HELMAND PROVINCE, Afghanistan --
The rotor blades are spinning and low chatter is drifting in over the internal communication system. The flight crews of the two MV-22B Ospreys awaiting takeoff – again – have been flying since before 5 a.m., March 28. It’s late morning now and their day is far from over.
Before the day is done, the crews from Marine Medium Tiltrotor Squadron 365, known as the “Blue Knights,” will have picked up nearly 40 Marines, sailors and Afghan National Army soldiers from a remote patrol base and dropped them off even deeper into Helmand province, Afghanistan.
“When getting ready for an [operation], I’m thinking about prepping the aircraft and making sure our weapons are clean and ready,” said Sgt. Kyle Harrison, a crew chief with VMM-365 and San Diego native. Harrison explained that clean weapons and updated personnel rosters are important concerns for him as a crew chief. He ensures that the aircrews have everything they need to complete the mission, whether it is available seats for passengers, ammunition or fuel.
Upon landing at the patrol base, there is little time before the Marines and sailors of 2nd Battalion, 6th Marine Regiment file efficiently onto the two aircraft. They are organized and they are ready. They have all the gear they will need to spend several weeks outside the wire conducting combat operations.
The Marines and sailors of 2/6 have only been in country for a few months and some have already taken note of the efficiency and professionalism of the aircrews they often depend on for supplies, long distance movements and infiltrations.
“Every time we do this, they’re very professional,” said Lance Cpl. Dylan Jackson, a fire team leader with 2/6 and Fairfax, Va., native.
Jackson explained that he has participated in three aerial infiltrations and each time the aircrew has worked to get Marines and sailors to their destination safely and ahead of schedule.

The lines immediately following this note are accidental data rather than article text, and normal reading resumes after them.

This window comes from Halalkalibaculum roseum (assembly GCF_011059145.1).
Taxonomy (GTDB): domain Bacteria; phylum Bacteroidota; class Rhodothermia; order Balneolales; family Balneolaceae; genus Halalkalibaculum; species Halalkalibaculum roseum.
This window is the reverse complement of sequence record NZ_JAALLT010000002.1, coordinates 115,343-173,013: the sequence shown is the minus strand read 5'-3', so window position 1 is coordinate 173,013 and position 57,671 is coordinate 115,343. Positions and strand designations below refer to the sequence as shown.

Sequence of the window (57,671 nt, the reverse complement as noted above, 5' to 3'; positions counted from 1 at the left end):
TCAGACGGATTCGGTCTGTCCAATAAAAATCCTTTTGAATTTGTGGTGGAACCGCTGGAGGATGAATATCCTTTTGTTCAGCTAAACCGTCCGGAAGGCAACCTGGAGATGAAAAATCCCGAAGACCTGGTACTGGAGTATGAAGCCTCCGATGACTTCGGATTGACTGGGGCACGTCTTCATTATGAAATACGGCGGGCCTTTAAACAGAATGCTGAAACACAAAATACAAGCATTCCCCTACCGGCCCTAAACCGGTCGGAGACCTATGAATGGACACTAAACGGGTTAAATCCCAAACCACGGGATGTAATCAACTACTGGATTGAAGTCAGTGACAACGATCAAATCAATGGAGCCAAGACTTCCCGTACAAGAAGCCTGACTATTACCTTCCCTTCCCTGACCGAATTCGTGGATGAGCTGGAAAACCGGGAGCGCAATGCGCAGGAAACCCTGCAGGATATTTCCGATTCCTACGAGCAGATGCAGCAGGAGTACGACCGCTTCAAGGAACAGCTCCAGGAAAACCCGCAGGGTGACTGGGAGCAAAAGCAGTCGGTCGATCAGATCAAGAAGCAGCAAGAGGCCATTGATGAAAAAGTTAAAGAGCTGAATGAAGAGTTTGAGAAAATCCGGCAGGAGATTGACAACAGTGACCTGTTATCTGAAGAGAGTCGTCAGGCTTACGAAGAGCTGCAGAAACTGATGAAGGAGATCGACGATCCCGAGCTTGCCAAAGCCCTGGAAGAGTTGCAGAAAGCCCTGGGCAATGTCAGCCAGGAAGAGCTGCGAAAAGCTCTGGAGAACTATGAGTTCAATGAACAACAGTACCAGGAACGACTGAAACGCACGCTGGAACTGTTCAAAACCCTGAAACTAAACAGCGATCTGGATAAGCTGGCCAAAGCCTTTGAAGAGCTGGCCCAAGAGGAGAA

Harrison added that the ability to fly to these locations is crucial to completing ground operations.
“We have the element of surprise,” said Harrison. “We drop out of the sky and land anywhere. If [ground troops] walk, they’re [vulnerable] to attack. If they have to take their vehicles, they’re forced to travel on roads with [improvised explosive devices.]”
When the Ospreys land at the predetermined patrol site in southwestern Afghanistan, the Marines, sailors and ANA soldiers are off the aircraft even faster than when they boarded. The well-trained personnel fan-out in a defensive arc, faced with barren desert and sparse farms.
“Once we got off the deck … everything went very quickly,” said Harrison. “We got the [ground combat element] exactly where they wanted to go. That helps them effectively carry out their mission.”
The Blue Knight crews take flight as soon as the last man is on the ground and at a safe distance from the Ospreys. The aircraft depart quickly, racing upward and conducting stomach-churning turns. The faster they get back in the air, the safer they are. It’s time to return to Camp Leatherneck and prepare for the next mission.